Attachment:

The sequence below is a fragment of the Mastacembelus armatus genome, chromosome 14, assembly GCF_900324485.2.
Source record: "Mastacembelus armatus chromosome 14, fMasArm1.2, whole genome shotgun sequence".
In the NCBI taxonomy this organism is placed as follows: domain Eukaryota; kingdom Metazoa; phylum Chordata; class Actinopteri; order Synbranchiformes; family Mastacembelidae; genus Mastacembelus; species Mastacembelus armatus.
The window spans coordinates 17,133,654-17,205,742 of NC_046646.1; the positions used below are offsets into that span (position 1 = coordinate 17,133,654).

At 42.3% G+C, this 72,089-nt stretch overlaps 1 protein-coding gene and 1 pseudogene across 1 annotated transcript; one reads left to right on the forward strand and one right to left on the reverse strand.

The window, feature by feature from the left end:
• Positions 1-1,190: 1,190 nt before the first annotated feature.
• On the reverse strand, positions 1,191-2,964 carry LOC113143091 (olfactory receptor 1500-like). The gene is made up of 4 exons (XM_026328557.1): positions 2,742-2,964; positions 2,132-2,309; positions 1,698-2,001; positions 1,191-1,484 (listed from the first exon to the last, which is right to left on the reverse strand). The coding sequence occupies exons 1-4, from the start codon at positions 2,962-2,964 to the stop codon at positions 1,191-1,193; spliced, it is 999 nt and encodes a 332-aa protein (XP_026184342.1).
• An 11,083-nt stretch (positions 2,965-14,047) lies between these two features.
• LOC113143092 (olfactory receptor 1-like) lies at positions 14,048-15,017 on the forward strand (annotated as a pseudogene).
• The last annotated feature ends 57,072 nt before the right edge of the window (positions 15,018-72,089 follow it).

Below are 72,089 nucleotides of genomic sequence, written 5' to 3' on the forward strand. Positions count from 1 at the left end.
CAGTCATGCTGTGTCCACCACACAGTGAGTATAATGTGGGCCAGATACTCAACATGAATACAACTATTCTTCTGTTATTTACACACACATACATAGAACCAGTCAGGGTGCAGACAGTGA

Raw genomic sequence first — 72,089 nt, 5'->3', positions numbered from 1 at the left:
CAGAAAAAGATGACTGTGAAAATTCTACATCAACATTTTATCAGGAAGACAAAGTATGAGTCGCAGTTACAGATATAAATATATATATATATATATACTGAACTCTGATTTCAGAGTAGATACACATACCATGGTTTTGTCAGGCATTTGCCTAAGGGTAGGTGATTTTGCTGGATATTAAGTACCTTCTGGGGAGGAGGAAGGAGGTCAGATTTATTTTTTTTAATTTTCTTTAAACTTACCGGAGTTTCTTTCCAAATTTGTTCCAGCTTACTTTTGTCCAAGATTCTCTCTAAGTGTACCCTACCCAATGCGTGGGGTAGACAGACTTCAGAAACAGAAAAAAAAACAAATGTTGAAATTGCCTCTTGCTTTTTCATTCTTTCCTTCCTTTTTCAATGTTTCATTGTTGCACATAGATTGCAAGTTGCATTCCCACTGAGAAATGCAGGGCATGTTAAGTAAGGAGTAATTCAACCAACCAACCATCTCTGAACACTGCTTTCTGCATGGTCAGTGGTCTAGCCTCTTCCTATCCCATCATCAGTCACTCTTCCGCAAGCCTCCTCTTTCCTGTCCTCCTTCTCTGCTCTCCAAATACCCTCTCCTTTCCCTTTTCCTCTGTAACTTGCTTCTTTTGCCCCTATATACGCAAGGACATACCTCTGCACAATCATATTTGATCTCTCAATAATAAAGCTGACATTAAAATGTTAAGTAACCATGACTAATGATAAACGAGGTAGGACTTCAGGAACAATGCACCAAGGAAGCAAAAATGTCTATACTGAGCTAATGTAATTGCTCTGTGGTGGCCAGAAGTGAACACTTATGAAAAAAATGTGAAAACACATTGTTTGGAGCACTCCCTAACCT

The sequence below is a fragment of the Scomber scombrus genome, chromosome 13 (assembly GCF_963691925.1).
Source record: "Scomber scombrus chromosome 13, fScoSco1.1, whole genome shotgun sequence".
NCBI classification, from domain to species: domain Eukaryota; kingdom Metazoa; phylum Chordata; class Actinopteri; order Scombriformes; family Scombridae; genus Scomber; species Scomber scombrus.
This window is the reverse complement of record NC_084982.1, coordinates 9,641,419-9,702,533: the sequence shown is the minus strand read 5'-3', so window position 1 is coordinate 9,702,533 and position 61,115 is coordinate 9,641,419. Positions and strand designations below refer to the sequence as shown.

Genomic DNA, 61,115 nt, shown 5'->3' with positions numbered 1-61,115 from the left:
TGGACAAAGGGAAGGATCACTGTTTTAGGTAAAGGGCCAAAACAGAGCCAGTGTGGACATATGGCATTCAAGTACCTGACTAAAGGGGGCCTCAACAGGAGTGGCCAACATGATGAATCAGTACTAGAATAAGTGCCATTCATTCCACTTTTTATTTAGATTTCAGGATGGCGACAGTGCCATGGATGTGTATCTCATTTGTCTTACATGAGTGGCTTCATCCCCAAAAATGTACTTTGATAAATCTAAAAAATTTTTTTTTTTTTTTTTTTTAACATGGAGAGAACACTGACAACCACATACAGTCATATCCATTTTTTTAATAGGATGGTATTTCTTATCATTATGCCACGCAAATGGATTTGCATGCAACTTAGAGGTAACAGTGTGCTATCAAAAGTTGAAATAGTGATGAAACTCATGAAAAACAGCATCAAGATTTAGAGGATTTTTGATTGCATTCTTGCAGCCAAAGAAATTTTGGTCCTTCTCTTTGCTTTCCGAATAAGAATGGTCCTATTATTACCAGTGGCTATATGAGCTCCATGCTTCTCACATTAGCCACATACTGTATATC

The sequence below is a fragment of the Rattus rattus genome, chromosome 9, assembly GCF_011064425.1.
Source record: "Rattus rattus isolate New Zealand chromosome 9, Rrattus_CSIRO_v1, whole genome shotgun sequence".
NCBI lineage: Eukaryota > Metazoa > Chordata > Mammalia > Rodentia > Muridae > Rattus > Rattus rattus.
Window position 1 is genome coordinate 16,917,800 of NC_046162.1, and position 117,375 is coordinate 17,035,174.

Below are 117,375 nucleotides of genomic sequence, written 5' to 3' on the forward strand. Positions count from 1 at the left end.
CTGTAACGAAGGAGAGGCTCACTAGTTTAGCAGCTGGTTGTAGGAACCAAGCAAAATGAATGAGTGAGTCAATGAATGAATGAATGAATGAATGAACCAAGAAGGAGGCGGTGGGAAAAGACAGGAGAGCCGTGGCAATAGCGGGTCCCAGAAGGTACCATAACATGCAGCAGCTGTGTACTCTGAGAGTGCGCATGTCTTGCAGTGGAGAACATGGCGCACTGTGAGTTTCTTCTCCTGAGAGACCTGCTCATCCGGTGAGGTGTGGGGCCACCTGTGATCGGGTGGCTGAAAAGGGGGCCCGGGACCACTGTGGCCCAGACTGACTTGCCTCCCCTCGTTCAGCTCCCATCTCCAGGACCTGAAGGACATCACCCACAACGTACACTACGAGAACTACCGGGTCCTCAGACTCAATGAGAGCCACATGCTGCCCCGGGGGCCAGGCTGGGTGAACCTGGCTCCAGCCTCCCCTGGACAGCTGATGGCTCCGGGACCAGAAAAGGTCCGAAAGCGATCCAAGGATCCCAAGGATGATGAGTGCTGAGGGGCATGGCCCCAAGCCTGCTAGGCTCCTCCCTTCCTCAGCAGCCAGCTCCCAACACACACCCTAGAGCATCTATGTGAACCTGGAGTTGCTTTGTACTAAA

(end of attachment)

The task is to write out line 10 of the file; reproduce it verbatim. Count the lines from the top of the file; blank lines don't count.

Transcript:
• LOC113143092 (olfactory receptor 1-like) lies at positions 14,048-15,017 on the forward strand (annotated as a pseudogene).